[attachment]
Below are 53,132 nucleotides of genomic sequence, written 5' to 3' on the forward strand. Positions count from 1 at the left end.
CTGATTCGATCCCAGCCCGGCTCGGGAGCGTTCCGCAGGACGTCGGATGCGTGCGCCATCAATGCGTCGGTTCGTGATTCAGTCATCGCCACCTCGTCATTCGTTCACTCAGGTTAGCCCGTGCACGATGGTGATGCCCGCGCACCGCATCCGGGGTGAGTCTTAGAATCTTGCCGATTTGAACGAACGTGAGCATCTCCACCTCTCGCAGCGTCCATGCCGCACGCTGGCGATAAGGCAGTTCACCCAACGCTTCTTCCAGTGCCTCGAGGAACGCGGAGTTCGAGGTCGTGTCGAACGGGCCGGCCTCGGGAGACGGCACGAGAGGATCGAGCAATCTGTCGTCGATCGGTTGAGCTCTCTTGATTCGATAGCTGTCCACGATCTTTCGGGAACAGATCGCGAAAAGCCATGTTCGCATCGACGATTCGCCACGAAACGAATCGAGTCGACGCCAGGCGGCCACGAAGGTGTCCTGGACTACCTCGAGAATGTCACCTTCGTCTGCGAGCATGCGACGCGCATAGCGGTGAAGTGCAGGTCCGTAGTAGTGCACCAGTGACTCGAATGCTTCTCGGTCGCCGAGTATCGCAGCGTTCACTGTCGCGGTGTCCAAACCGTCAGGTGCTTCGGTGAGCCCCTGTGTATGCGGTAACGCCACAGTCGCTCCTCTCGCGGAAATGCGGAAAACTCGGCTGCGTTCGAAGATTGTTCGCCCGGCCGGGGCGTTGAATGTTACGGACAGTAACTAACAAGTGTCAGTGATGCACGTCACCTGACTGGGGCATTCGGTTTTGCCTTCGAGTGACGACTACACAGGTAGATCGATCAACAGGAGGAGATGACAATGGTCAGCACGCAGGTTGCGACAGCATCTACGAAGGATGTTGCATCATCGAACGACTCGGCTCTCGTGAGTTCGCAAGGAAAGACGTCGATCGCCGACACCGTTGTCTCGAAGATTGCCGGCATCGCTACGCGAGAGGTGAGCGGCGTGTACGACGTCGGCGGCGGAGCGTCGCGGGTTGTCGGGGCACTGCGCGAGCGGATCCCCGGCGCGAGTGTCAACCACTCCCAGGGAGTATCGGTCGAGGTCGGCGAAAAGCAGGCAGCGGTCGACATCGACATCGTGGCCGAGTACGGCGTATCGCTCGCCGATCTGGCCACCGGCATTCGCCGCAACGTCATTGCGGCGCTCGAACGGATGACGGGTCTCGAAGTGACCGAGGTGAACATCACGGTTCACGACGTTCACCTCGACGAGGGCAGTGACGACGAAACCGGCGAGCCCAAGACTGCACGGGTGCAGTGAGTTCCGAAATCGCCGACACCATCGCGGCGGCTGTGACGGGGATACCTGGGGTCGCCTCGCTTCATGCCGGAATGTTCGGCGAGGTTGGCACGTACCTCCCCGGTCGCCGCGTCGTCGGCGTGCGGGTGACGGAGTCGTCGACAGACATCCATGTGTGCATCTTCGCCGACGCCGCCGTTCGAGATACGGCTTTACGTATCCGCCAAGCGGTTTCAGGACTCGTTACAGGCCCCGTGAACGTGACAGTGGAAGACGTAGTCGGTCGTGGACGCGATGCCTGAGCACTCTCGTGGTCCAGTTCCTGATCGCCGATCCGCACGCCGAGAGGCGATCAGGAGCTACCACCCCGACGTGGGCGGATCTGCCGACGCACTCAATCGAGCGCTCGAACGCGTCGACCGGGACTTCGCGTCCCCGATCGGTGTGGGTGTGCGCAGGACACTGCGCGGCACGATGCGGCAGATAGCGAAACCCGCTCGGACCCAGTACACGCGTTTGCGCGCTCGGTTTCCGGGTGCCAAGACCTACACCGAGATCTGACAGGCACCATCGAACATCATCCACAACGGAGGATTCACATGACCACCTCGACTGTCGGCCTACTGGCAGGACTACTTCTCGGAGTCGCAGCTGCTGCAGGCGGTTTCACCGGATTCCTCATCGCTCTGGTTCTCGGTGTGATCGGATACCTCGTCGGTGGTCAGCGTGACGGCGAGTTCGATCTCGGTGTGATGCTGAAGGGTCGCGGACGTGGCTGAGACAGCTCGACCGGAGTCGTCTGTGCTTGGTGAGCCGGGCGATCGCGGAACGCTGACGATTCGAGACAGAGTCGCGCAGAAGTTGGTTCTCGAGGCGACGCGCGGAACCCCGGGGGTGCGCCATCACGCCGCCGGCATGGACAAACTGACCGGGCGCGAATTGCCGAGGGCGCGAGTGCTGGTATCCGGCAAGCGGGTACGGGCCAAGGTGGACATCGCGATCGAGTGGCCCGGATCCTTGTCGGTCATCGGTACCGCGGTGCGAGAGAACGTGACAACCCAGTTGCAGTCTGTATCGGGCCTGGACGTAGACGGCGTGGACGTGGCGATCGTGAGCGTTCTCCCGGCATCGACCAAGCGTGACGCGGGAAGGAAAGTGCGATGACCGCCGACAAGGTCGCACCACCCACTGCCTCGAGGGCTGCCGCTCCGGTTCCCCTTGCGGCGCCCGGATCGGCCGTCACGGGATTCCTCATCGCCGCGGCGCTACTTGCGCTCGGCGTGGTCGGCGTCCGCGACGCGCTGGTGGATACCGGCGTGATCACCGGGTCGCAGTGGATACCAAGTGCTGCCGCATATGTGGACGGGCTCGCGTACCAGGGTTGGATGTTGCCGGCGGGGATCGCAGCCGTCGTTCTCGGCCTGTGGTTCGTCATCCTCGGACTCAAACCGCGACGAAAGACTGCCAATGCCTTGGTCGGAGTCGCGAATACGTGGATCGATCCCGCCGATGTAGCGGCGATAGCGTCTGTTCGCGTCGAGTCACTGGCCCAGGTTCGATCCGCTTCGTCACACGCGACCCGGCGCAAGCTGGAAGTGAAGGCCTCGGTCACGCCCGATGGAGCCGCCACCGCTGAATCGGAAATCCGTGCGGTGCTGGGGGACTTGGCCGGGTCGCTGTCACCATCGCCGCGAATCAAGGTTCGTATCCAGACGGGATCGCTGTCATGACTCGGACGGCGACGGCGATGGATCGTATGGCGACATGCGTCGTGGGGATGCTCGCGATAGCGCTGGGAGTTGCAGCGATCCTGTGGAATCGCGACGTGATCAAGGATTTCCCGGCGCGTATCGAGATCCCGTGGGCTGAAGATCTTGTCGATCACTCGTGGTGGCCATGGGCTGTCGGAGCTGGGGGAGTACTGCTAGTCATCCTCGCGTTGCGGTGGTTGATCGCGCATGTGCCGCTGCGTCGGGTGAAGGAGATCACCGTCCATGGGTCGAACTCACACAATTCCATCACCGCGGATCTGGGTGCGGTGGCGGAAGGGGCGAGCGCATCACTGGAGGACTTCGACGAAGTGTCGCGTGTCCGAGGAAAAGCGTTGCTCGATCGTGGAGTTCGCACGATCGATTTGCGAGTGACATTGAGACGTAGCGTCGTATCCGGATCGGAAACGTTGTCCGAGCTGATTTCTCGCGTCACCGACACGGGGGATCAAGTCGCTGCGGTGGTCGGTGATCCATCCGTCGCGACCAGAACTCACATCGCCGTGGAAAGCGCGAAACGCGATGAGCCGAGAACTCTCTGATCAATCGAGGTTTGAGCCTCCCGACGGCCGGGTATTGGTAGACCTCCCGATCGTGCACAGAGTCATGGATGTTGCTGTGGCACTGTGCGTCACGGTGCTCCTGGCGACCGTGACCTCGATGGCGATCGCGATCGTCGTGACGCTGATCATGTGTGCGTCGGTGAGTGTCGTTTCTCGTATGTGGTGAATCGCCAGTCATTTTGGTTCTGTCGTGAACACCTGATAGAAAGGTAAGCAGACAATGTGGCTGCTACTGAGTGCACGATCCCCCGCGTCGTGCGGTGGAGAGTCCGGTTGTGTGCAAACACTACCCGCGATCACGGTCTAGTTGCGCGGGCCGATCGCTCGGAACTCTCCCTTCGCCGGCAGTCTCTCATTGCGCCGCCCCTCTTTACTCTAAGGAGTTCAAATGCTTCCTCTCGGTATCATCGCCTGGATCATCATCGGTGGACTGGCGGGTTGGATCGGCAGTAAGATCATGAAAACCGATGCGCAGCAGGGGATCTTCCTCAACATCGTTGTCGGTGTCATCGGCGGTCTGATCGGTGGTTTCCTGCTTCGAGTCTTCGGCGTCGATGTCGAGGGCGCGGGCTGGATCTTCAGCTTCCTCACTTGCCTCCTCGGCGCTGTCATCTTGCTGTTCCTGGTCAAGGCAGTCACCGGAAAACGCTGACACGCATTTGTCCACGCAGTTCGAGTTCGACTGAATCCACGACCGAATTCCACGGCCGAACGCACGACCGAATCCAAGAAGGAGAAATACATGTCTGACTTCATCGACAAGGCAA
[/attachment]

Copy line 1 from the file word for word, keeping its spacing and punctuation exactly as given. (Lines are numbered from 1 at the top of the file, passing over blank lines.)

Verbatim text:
Below are 53,132 nucleotides of genomic sequence, written 5' to 3' on the forward strand. Positions count from 1 at the left end.